Sedaris’s work has always had a snark streak, but his description of how Delicia spoke felt more like blaxploitation: She used “stay” in lieu of “live,” as in “I stay with my aunt,” and made “aunt” rhyme with “taunt.”

Earlier in the chapter, though, he’d gone and made an observation that gave me hope for his soul:

We had two significantly overweight black students at our school that year, and I was always surprised when people confused them for each other.

I hoped that voice of reason — the one belonging to a guy who wasn’t too blinded by color stereotypes to see the different shades of black — was Sedaris at his core, cutting through the racist, xenophobic crap to point out one simple, evident truth: Black people are no more interchangeable than white people. His observations about them may have been misinformed and distorted by preconceptions about race and ethnicity, but he could see well enough to see that one group of characteristics does not always fit all.

The Black List

He could always drive by a poor township and create a sort of imaginary “A Friend in the Ghetto”-style communion with the underprivileged black Africans living there. He could even stick around long enough for a photo op with a gaggle of adorable brown children to flaunt his open-mindedness to his Facebook friends before leaving the kids to their squalor.

Deigning to live on the dark continent had apparently made him feel like the best shade of white, a superior one who was qualified to whitesplain black African beauty while side-eyeing me over my soft spot for the kids in Tanzania, home of the continent’s least attractive black men, in his unsolicited opinion. I hadn’t borne witness to such patronizing profiling since binge-watching episodes of Maude on YouTube in Johannesburg a couple of weeks earlier.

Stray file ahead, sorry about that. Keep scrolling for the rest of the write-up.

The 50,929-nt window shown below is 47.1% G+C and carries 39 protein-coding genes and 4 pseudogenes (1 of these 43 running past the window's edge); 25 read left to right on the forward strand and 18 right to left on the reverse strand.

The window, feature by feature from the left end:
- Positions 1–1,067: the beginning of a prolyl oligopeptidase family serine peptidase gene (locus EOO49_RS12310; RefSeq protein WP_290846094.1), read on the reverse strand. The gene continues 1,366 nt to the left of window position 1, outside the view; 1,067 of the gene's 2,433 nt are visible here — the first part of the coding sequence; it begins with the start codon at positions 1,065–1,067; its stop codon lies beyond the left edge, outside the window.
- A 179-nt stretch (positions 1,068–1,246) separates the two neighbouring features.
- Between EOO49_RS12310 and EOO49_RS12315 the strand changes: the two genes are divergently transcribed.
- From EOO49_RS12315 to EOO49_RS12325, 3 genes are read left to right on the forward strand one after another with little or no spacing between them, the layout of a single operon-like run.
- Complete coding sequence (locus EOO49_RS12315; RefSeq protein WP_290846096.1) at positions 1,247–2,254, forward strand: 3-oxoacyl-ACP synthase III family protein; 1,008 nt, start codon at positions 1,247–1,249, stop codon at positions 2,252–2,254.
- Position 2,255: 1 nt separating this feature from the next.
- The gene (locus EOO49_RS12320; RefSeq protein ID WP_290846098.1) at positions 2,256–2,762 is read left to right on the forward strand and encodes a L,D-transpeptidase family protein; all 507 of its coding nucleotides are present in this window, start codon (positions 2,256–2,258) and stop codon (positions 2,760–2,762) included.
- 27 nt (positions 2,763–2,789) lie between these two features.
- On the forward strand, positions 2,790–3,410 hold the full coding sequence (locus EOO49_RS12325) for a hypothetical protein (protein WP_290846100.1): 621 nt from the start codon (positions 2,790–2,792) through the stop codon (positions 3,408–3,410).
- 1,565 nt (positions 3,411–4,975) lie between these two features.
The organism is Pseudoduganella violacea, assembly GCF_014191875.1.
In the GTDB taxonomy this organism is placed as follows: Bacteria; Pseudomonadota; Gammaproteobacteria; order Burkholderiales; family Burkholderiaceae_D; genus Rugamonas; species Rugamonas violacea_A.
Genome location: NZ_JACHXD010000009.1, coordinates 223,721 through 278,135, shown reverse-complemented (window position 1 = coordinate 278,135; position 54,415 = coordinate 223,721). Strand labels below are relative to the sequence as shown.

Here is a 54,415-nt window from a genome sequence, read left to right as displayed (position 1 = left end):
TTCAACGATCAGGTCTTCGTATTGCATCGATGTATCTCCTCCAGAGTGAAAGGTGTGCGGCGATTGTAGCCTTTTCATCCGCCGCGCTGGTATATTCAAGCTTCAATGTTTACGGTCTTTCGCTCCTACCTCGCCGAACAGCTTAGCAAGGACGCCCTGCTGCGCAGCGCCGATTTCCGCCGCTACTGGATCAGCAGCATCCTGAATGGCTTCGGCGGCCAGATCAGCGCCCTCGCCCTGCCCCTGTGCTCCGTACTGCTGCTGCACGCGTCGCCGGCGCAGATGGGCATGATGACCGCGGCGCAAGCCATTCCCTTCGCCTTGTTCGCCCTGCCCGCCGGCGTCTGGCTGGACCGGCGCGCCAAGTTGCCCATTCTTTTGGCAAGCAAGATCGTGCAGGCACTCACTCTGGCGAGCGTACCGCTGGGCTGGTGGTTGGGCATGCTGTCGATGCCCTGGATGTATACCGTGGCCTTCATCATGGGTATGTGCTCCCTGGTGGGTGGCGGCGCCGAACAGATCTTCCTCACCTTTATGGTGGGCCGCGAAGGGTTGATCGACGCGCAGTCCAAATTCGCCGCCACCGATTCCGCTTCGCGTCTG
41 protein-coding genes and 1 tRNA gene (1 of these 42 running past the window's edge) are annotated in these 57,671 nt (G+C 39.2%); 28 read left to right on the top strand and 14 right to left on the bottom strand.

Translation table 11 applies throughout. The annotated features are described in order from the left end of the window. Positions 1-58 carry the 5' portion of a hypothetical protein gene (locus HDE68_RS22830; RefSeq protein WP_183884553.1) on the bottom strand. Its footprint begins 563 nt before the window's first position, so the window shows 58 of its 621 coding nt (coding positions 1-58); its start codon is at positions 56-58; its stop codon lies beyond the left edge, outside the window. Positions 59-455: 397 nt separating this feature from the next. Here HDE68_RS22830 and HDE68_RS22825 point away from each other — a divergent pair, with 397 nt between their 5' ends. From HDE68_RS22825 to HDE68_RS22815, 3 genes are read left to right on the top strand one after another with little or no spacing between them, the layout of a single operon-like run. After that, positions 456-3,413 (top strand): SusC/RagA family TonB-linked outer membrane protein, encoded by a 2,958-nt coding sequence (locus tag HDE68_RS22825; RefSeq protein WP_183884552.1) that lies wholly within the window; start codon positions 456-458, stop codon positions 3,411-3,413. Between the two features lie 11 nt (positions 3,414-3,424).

Likewise, the narrator of “A Friend in the Ghetto” could feel superior to his white classmates by courting a girl from the gutter, even if it was in his head only. He could slum in his fruitloop daydream and still drive through the south side with the car doors locked and the windows rolled up.

Was Sedaris being ironic, or was he revealing his own racism in “A Friend in the Ghetto”? Was he ridiculing white people who say things like “Some of my best friends are black,” or was he echoing them? Did he think he was a “gift” to his friend in the ghetto who was cursed with blackness?

If Delicia was anything like me, a minimalist at her core, she probably would have preferred cash instead.

Written by

Brother Son Husband Friend Loner Minimalist World Traveler. Author of “Is It True What They Say About Black Men?” and “Storms in Africa” https://rb.gy/3mthoj